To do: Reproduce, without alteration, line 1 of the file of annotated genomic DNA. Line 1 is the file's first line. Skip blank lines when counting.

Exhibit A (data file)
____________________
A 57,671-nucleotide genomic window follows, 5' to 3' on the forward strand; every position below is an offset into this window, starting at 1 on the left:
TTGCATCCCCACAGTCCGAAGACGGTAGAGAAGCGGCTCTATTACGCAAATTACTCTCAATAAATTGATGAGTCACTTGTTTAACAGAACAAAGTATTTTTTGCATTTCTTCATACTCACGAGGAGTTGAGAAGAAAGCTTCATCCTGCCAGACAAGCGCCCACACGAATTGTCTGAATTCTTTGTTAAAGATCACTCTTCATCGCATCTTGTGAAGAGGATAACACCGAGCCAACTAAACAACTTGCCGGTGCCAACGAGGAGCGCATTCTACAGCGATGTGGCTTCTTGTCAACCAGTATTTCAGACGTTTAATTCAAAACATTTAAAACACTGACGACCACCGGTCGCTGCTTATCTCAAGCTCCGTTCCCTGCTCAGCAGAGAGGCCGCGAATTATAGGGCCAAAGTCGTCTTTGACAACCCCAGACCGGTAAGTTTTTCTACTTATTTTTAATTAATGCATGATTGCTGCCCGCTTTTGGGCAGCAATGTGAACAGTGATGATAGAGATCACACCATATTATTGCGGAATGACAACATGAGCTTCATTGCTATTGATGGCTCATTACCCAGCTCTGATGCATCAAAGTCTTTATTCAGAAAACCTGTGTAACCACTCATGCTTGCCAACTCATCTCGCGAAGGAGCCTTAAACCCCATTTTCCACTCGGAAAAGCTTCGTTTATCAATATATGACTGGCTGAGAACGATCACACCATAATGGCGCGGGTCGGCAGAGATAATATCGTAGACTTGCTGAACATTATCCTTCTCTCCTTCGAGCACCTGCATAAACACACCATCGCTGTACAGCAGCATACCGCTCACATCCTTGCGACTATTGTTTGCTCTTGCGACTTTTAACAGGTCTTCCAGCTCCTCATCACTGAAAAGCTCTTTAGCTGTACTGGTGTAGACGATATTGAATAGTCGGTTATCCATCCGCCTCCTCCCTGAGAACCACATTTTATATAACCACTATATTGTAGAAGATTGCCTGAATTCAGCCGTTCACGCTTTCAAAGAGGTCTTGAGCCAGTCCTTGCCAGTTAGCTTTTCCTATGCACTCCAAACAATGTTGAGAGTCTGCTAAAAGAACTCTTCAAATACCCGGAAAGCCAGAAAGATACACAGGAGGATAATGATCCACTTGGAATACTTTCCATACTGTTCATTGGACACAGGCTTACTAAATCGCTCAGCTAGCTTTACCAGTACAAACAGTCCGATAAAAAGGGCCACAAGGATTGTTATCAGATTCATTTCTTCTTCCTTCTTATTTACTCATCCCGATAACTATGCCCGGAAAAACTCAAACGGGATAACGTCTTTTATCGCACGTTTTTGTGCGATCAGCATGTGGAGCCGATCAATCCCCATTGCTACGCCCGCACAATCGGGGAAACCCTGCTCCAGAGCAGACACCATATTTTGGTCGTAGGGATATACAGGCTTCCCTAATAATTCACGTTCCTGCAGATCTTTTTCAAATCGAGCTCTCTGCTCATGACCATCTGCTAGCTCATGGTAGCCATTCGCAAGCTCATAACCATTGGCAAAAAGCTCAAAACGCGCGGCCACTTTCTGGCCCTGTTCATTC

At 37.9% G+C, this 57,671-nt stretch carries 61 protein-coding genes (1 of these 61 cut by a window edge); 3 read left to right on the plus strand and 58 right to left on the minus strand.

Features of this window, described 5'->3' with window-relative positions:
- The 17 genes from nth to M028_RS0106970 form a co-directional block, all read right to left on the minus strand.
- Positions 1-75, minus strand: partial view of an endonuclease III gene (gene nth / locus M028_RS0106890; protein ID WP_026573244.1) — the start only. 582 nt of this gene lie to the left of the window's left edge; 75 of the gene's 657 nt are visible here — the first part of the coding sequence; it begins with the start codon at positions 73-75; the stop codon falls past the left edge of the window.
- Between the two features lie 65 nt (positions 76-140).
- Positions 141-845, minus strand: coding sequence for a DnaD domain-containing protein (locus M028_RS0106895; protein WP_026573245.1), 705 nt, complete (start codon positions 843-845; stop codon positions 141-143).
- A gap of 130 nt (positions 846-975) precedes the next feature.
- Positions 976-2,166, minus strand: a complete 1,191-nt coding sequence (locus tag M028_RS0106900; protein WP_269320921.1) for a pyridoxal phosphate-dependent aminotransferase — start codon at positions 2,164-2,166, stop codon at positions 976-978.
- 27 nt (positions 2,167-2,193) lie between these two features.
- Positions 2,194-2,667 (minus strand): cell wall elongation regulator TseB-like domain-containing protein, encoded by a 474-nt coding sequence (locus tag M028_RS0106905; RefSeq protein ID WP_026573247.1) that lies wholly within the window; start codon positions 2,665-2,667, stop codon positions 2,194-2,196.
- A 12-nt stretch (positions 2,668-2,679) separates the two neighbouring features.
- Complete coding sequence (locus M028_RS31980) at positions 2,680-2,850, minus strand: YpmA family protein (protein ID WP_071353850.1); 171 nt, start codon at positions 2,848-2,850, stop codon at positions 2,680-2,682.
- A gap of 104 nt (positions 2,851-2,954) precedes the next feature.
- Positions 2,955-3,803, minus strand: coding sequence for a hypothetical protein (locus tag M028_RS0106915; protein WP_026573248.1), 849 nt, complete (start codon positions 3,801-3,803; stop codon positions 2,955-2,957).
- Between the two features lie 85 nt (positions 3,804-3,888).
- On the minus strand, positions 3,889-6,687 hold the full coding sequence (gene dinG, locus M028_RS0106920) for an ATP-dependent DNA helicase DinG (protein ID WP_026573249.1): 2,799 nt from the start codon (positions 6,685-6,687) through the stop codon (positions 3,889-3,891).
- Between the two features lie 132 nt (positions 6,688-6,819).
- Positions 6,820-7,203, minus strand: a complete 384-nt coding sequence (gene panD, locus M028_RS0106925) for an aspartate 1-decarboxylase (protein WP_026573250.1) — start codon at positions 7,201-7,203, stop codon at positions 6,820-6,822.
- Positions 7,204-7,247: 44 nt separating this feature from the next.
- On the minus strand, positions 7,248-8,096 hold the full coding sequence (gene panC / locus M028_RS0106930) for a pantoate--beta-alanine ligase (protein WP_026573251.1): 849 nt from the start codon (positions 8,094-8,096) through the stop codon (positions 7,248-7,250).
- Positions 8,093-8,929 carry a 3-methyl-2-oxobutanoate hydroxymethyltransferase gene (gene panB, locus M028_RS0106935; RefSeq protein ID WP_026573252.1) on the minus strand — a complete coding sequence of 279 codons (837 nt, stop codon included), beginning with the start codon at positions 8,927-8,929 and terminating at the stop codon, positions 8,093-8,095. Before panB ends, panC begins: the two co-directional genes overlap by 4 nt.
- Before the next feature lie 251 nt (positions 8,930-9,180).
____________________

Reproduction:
A 57,671-nucleotide genomic window follows, 5' to 3' on the forward strand; every position below is an offset into this window, starting at 1 on the left: